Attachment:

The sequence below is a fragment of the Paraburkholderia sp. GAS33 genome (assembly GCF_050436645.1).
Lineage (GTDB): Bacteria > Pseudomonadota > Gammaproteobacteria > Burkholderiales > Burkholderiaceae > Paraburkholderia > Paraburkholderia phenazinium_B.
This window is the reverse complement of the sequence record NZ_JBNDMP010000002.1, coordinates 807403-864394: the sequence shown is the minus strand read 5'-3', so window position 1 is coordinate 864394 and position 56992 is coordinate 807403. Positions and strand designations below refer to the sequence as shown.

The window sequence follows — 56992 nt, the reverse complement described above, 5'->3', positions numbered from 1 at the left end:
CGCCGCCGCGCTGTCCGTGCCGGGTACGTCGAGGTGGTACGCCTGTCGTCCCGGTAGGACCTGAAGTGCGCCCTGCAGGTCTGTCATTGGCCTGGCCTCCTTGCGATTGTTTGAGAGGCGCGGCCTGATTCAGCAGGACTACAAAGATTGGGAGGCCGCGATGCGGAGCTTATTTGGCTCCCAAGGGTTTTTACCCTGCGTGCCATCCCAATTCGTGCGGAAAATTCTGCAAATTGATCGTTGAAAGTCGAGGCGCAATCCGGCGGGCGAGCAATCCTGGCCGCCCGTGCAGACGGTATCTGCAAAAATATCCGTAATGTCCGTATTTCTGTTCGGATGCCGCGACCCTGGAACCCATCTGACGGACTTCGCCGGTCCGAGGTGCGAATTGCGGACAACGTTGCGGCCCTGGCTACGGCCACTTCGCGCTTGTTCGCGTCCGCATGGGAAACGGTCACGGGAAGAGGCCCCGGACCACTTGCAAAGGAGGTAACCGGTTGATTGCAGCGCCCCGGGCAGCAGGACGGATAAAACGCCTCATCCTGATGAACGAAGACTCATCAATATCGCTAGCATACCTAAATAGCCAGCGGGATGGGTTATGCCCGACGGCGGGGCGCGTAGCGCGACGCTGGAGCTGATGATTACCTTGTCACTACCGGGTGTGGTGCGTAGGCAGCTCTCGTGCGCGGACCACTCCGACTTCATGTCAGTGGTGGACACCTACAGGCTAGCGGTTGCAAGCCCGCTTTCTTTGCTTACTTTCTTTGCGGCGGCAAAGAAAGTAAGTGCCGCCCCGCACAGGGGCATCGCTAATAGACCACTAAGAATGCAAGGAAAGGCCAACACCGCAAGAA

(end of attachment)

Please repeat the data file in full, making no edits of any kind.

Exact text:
The sequence below is a fragment of the Paraburkholderia sp. GAS33 genome (assembly GCF_050436645.1).
Lineage (GTDB): Bacteria > Pseudomonadota > Gammaproteobacteria > Burkholderiales > Burkholderiaceae > Paraburkholderia > Paraburkholderia phenazinium_B.
This window is the reverse complement of the sequence record NZ_JBNDMP010000002.1, coordinates 807403-864394: the sequence shown is the minus strand read 5'-3', so window position 1 is coordinate 864394 and position 56992 is coordinate 807403. Positions and strand designations below refer to the sequence as shown.

The window sequence follows — 56992 nt, the reverse complement described above, 5'->3', positions numbered from 1 at the left end:
CGCCGCCGCGCTGTCCGTGCCGGGTACGTCGAGGTGGTACGCCTGTCGTCCCGGTAGGACCTGAAGTGCGCCCTGCAGGTCTGTCATTGGCCTGGCCTCCTTGCGATTGTTTGAGAGGCGCGGCCTGATTCAGCAGGACTACAAAGATTGGGAGGCCGCGATGCGGAGCTTATTTGGCTCCCAAGGGTTTTTACCCTGCGTGCCATCCCAATTCGTGCGGAAAATTCTGCAAATTGATCGTTGAAAGTCGAGGCGCAATCCGGCGGGCGAGCAATCCTGGCCGCCCGTGCAGACGGTATCTGCAAAAATATCCGTAATGTCCGTATTTCTGTTCGGATGCCGCGACCCTGGAACCCATCTGACGGACTTCGCCGGTCCGAGGTGCGAATTGCGGACAACGTTGCGGCCCTGGCTACGGCCACTTCGCGCTTGTTCGCGTCCGCATGGGAAACGGTCACGGGAAGAGGCCCCGGACCACTTGCAAAGGAGGTAACCGGTTGATTGCAGCGCCCCGGGCAGCAGGACGGATAAAACGCCTCATCCTGATGAACGAAGACTCATCAATATCGCTAGCATACCTAAATAGCCAGCGGGATGGGTTATGCCCGACGGCGGGGCGCGTAGCGCGACGCTGGAGCTGATGATTACCTTGTCACTACCGGGTGTGGTGCGTAGGCAGCTCTCGTGCGCGGACCACTCCGACTTCATGTCAGTGGTGGACACCTACAGGCTAGCGGTTGCAAGCCCGCTTTCTTTGCTTACTTTCTTTGCGGCGGCAAAGAAAGTAAGTGCCGCCCCGCACAGGGGCATCGCTAATAGACCACTAAGAATGCAAGGAAAGGCCAACACCGCAAGAA